HOLCOMB v. The STATE.
Michael Holcomb appeals from his convictions for child molestation and aggravated sexual battery, contending that the evidence is insufficient to support the guilty verdict. We disagree and affirm.
When a criminal defendant challenges his conviction on the ground of insufficient evidence, “the relevant question is whether, after viewing the evidence in the light most favorable to the prosecution, any rational trier of fact could have could have found the essential elements of the crime beyond a reasonable doubt.” Jackson v. Virginia, 443 U.S. 307, 319(III)(b) (99 SCt 2781, 61 LE2d 560) (1979) (citation omitted; emphasis in original).
So viewed, the evidence showed that, beginning in 2006, A.H. and her brother lived with their grandmother and Holcomb, their uncle. Holcomb's bedroom was right next to A.H.'s bedroom. A.H. testified that in February 2008, when she was 12 years old, Holcomb began coming into her room at night and touching her inappropriately. Over the course of about a month, he progressed from fondling A. H.'s breasts and genitals to digitally penetrating her, as well as exposing himself to her and forcing her to touch his genitals.
This evidence authorized the jury to find that Holcomb committed the offense of child molestation, which occurs when a person “does any immoral or indecent act to or in the presence of or with any child under the age of 16 years with the intent to arouse or satisfy the sexual desires of either the child or the person.” OCGA § 16–6–4(a)(1). This evidence also authorized the jury to find that Holcomb committed the offense of aggravated sexual battery, which occurs when a person “intentionally penetrates with a foreign object the sexual organ ․ of another person without the consent of that person.” OCGA § 16–6–22.2(b). A. H.'s testimony alone was sufficient to establish the elements of these offenses. See Hammontree v. State, 283 Ga.App. 736, 737(1) (624 S.E.2d 412) (2007).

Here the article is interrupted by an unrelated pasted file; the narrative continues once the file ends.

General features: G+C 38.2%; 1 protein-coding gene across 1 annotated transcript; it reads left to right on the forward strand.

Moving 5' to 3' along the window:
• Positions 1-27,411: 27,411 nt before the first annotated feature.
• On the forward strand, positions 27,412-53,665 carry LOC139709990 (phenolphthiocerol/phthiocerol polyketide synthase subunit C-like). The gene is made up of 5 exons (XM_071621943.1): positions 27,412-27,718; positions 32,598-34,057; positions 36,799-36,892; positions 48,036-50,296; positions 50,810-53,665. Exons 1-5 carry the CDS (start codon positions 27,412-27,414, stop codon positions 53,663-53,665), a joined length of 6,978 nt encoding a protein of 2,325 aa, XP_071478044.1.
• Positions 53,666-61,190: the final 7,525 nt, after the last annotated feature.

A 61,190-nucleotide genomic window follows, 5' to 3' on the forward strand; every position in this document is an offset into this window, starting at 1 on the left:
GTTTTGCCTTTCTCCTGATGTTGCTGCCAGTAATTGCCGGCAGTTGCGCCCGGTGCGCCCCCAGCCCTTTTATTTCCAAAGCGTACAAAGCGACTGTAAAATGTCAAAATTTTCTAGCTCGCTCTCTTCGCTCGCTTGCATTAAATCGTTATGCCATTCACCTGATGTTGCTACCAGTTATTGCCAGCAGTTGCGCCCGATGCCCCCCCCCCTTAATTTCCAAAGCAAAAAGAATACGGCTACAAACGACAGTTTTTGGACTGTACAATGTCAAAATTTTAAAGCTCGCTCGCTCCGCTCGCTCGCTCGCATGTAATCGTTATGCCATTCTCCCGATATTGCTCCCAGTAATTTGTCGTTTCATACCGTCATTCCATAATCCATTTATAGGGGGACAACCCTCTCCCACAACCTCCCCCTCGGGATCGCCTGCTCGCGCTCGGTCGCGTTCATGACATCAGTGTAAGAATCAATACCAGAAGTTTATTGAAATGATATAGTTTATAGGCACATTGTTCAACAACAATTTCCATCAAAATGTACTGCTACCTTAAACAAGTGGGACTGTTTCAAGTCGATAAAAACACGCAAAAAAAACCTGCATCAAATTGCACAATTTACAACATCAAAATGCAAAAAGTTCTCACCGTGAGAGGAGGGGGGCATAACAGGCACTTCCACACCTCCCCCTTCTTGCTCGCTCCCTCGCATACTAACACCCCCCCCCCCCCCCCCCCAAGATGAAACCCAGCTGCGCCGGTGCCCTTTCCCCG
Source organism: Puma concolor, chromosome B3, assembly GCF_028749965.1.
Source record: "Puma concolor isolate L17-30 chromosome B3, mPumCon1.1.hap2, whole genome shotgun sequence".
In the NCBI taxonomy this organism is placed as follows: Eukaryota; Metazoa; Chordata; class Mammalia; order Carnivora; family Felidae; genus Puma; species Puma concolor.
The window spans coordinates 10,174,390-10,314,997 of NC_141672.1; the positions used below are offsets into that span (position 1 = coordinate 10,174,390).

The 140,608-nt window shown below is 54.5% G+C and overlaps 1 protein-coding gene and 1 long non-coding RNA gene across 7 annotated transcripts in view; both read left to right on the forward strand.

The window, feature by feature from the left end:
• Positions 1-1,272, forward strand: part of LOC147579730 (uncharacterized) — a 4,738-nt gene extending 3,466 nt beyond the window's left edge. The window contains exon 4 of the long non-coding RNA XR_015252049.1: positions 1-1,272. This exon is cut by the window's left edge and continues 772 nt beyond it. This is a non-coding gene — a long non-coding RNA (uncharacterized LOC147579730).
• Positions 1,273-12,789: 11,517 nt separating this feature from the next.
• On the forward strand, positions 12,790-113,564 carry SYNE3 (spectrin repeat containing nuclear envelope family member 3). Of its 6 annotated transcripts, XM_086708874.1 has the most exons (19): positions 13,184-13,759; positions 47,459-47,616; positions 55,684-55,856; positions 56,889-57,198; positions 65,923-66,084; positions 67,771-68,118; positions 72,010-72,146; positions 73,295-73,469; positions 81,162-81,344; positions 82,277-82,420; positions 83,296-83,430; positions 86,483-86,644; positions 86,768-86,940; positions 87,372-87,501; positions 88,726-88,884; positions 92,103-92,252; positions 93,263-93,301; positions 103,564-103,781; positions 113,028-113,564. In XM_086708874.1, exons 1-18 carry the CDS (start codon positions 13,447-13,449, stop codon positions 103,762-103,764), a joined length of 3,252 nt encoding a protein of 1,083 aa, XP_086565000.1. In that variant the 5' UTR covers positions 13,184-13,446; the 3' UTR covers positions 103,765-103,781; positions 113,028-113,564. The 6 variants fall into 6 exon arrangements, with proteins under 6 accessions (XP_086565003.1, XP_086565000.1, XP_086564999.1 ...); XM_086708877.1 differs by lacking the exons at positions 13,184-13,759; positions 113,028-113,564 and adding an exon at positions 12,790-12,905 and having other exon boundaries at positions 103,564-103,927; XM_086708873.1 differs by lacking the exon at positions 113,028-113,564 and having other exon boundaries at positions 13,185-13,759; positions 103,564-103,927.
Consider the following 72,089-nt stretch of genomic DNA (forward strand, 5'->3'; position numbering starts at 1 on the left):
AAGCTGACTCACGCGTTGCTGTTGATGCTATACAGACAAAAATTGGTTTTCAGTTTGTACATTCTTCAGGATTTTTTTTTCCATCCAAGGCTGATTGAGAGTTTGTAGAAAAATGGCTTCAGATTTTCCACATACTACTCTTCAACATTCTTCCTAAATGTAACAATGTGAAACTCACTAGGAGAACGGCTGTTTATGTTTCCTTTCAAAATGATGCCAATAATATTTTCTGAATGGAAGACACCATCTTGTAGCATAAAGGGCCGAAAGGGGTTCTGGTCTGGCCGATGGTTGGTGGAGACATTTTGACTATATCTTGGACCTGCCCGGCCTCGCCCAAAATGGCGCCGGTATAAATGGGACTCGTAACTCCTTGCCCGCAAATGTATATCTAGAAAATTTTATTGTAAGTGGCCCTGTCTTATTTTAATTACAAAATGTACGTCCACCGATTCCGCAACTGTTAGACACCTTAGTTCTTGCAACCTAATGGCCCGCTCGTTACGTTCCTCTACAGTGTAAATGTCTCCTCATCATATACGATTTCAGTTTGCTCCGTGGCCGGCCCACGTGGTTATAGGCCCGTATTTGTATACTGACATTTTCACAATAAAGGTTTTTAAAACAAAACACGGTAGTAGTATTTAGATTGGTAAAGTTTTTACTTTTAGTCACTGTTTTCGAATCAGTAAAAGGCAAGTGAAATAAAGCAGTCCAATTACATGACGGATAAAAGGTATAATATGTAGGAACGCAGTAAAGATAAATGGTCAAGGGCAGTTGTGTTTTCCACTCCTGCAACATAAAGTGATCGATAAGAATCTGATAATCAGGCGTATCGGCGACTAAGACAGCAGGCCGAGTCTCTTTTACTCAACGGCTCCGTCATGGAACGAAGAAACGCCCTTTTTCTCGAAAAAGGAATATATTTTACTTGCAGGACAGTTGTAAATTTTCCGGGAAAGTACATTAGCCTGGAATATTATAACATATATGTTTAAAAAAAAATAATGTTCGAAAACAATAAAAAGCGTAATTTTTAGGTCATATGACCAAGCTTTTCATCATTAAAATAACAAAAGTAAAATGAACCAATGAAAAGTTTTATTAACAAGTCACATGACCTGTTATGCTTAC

Nevertheless, Holcomb argues the evidence is insufficient to support his convictions, because other evidence challenged A. H.'s credibility. He points to testimony that A.H. had a reputation for untruthfulness, evidence that A.H. delayed her outcry in this case, and A. H.'s own admission that she lied in her testimony for another molestation case in which she was the victim. He also points to the fact that A. H.'s family members did not corroborate her story. But see Mauldin v. State, 313 Ga.App. 228, 231(1) (721 S.E.2d 182) (2011) (a victim's testimony is sufficient, regardless of whether there are corroborating witnesses). Citing former OCGA § 24–9–85(a), Holcomb argues that he successfully impeached A. H.'s testimony, and consequently the jury should not have believed her. (A similar witness impeachment statute may be found in Georgia's new Evidence Code at OCGA § 24–6–608.)
Whether A.H. gave a credible account of Holcomb's actions, however, was for the jury to decide. It is well-established that
[i]t is the function of the jury, not this [c]ourt, to judge the credibility of witnesses, resolve conflicts in the testimony, weigh the evidence, and draw reasonable inferences from the evidence. In so doing, a jury is authorized to believe or disbelieve all or any part of the testimony of witnesses. Ultimately, as long as there is some competent evidence, even though contradicted, to support each fact necessary to make out the state's case, the jury's verdict will be upheld.
Mauldin, 313 Ga.App. at 231(1) (citations omitted). Additionally, “[t]his court does not re-weigh evidence or resolve conflicts in testimony; instead, evidence is reviewed in a light most favorable to the verdict, with deference to the jury's assessment of the weight and credibility of the evidence.” Cook v.. State, 276 Ga.App. 803, 804(1) (625 S.E.2d 83) (2005) (citation omitted).
ANDREWS, P. J., and RAY, J., concur.